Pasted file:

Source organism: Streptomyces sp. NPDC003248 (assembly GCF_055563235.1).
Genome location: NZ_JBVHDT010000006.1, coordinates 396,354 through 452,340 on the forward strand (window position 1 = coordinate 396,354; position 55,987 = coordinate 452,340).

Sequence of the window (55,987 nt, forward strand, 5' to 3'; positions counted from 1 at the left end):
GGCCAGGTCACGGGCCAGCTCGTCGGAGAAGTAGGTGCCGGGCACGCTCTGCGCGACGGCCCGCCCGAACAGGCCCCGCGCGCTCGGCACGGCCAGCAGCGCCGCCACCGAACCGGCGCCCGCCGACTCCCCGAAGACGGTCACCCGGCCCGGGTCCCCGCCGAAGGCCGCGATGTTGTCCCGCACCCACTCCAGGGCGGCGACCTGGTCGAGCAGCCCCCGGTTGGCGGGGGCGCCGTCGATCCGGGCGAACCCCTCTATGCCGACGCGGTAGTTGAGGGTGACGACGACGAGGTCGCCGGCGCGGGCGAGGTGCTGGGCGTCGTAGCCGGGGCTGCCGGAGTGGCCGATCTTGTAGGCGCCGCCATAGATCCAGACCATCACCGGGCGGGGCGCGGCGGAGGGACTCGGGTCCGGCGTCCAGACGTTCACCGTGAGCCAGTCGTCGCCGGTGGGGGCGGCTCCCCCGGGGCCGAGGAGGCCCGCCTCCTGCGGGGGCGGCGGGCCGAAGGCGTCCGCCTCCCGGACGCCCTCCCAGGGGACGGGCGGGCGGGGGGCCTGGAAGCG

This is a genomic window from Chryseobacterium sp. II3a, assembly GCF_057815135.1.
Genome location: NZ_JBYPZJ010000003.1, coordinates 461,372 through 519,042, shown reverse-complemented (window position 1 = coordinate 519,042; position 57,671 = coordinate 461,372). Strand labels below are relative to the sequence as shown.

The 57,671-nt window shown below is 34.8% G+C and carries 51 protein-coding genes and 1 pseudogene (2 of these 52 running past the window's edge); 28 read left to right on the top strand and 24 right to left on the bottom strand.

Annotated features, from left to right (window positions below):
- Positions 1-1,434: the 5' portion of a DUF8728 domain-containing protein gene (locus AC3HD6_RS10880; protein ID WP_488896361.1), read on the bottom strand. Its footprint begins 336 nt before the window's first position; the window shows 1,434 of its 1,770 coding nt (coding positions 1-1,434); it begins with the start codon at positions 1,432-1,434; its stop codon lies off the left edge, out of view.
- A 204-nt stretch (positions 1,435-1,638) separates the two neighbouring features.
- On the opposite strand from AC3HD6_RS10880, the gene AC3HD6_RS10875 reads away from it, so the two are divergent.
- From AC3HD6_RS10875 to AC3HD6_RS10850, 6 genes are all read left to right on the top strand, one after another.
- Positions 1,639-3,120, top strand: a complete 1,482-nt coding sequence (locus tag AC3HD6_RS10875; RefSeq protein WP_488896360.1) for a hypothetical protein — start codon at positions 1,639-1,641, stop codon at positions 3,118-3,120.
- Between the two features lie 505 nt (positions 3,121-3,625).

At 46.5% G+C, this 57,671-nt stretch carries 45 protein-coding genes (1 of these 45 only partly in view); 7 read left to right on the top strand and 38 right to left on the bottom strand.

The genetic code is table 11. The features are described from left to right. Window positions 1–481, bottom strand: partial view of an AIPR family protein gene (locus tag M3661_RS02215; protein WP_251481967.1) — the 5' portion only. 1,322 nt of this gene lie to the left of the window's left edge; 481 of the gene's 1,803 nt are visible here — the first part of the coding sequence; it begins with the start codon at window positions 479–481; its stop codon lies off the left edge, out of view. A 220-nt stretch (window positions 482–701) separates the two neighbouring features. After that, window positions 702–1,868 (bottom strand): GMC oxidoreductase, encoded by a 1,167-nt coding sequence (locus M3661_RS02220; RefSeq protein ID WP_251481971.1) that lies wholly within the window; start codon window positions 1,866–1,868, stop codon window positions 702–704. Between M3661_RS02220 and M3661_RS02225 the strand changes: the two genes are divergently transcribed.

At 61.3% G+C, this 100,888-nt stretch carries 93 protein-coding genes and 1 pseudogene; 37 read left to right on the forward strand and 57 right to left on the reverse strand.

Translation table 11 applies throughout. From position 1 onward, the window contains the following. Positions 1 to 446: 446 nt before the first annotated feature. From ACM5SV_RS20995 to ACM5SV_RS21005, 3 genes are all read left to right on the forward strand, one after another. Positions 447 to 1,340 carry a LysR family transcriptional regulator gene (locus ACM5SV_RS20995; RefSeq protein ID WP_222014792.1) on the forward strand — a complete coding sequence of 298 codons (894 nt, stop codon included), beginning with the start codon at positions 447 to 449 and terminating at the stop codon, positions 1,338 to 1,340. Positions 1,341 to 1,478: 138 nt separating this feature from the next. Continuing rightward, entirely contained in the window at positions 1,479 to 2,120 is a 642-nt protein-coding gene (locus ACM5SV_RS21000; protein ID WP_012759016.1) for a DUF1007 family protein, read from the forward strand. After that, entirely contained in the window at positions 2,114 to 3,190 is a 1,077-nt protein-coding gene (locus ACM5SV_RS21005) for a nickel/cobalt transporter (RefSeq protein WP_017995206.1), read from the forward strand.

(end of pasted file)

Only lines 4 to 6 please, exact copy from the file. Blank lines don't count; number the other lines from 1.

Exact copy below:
GGCCAGGTCACGGGCCAGCTCGTCGGAGAAGTAGGTGCCGGGCACGCTCTGCGCGACGGCCCGCCCGAACAGGCCCCGCGCGCTCGGCACGGCCAGCAGCGCCGCCACCGAACCGGCGCCCGCCGACTCCCCGAAGACGGTCACCCGGCCCGGGTCCCCGCCGAAGGCCGCGATGTTGTCCCGCACCCACTCCAGGGCGGCGACCTGGTCGAGCAGCCCCCGGTTGGCGGGGGCGCCGTCGATCCGGGCGAACCCCTCTATGCCGACGCGGTAGTTGAGGGTGACGACGACGAGGTCGCCGGCGCGGGCGAGGTGCTGGGCGTCGTAGCCGGGGCTGCCGGAGTGGCCGATCTTGTAGGCGCCGCCATAGATCCAGACCATCACCGGGCGGGGCGCGGCGGAGGGACTCGGGTCCGGCGTCCAGACGTTCACCGTGAGCCAGTCGTCGCCGGTGGGGGCGGCTCCCCCGGGGCCGAGGAGGCCCGCCTCCTGCGGGGGCGGCGGGCCGAAGGCGTCCGCCTCCCGGACGCCCTCCCAGGGGACGGGCGGGCGGGGGGCCTGGAAGCG

This is a genomic window from Chryseobacterium sp. II3a, assembly GCF_057815135.1.
Genome location: NZ_JBYPZJ010000003.1, coordinates 461,372 through 519,042, shown reverse-complemented (window position 1 = coordinate 519,042; position 57,671 = coordinate 461,372). Strand labels below are relative to the sequence as shown.